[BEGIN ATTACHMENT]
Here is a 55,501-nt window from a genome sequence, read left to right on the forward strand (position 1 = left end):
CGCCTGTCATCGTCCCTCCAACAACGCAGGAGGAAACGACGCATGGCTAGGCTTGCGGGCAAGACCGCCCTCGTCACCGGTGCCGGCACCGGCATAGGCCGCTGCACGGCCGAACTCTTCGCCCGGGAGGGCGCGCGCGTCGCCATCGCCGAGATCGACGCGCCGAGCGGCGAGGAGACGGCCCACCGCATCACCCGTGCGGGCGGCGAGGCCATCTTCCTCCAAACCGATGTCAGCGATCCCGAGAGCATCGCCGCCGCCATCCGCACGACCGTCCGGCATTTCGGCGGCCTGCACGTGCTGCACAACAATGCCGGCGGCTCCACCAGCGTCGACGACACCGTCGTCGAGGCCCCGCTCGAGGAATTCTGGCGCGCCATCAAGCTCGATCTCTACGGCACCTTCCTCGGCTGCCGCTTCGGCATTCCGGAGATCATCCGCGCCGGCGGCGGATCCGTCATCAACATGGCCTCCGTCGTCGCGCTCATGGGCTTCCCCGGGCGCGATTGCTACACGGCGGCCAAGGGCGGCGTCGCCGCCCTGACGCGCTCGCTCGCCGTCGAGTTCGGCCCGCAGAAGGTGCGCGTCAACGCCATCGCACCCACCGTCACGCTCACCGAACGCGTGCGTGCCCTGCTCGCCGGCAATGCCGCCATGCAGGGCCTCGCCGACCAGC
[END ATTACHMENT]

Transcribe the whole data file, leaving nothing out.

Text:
Here is a 55,501-nt window from a genome sequence, read left to right on the forward strand (position 1 = left end):
CGCCTGTCATCGTCCCTCCAACAACGCAGGAGGAAACGACGCATGGCTAGGCTTGCGGGCAAGACCGCCCTCGTCACCGGTGCCGGCACCGGCATAGGCCGCTGCACGGCCGAACTCTTCGCCCGGGAGGGCGCGCGCGTCGCCATCGCCGAGATCGACGCGCCGAGCGGCGAGGAGACGGCCCACCGCATCACCCGTGCGGGCGGCGAGGCCATCTTCCTCCAAACCGATGTCAGCGATCCCGAGAGCATCGCCGCCGCCATCCGCACGACCGTCCGGCATTTCGGCGGCCTGCACGTGCTGCACAACAATGCCGGCGGCTCCACCAGCGTCGACGACACCGTCGTCGAGGCCCCGCTCGAGGAATTCTGGCGCGCCATCAAGCTCGATCTCTACGGCACCTTCCTCGGCTGCCGCTTCGGCATTCCGGAGATCATCCGCGCCGGCGGCGGATCCGTCATCAACATGGCCTCCGTCGTCGCGCTCATGGGCTTCCCCGGGCGCGATTGCTACACGGCGGCCAAGGGCGGCGTCGCCGCCCTGACGCGCTCGCTCGCCGTCGAGTTCGGCCCGCAGAAGGTGCGCGTCAACGCCATCGCACCCACCGTCACGCTCACCGAACGCGTGCGTGCCCTGCTCGCCGGCAATGCCGCCATGCAGGGCCTCGCCGACCAGC